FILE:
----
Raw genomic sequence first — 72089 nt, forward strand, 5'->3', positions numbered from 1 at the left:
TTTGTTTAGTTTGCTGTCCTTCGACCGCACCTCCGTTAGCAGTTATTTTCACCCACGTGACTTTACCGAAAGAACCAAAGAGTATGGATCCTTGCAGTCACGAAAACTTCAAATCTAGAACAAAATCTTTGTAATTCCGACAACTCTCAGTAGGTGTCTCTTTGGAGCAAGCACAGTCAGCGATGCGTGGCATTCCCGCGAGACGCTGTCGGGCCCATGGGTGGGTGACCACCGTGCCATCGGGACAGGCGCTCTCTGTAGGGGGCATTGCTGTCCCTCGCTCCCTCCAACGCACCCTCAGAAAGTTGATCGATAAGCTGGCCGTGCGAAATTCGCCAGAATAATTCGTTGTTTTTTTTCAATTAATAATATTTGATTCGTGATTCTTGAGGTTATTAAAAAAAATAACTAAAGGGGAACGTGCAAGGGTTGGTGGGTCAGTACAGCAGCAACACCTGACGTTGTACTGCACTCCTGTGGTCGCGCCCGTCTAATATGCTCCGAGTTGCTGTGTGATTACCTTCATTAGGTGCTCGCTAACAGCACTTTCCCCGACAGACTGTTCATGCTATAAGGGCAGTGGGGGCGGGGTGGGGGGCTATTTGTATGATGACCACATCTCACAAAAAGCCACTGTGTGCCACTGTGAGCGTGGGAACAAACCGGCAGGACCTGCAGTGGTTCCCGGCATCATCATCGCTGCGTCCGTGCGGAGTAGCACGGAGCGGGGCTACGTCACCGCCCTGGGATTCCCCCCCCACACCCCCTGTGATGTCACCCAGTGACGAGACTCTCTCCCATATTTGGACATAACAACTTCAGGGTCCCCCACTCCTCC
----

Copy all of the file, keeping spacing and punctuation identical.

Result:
Raw genomic sequence first — 72089 nt, forward strand, 5'->3', positions numbered from 1 at the left:
TTTGTTTAGTTTGCTGTCCTTCGACCGCACCTCCGTTAGCAGTTATTTTCACCCACGTGACTTTACCGAAAGAACCAAAGAGTATGGATCCTTGCAGTCACGAAAACTTCAAATCTAGAACAAAATCTTTGTAATTCCGACAACTCTCAGTAGGTGTCTCTTTGGAGCAAGCACAGTCAGCGATGCGTGGCATTCCCGCGAGACGCTGTCGGGCCCATGGGTGGGTGACCACCGTGCCATCGGGACAGGCGCTCTCTGTAGGGGGCATTGCTGTCCCTCGCTCCCTCCAACGCACCCTCAGAAAGTTGATCGATAAGCTGGCCGTGCGAAATTCGCCAGAATAATTCGTTGTTTTTTTTCAATTAATAATATTTGATTCGTGATTCTTGAGGTTATTAAAAAAAATAACTAAAGGGGAACGTGCAAGGGTTGGTGGGTCAGTACAGCAGCAACACCTGACGTTGTACTGCACTCCTGTGGTCGCGCCCGTCTAATATGCTCCGAGTTGCTGTGTGATTACCTTCATTAGGTGCTCGCTAACAGCACTTTCCCCGACAGACTGTTCATGCTATAAGGGCAGTGGGGGCGGGGTGGGGGGCTATTTGTATGATGACCACATCTCACAAAAAGCCACTGTGTGCCACTGTGAGCGTGGGAACAAACCGGCAGGACCTGCAGTGGTTCCCGGCATCATCATCGCTGCGTCCGTGCGGAGTAGCACGGAGCGGGGCTACGTCACCGCCCTGGGATTCCCCCCCCACACCCCCTGTGATGTCACCCAGTGACGAGACTCTCTCCCATATTTGGACATAACAACTTCAGGGTCCCCCACTCCTCC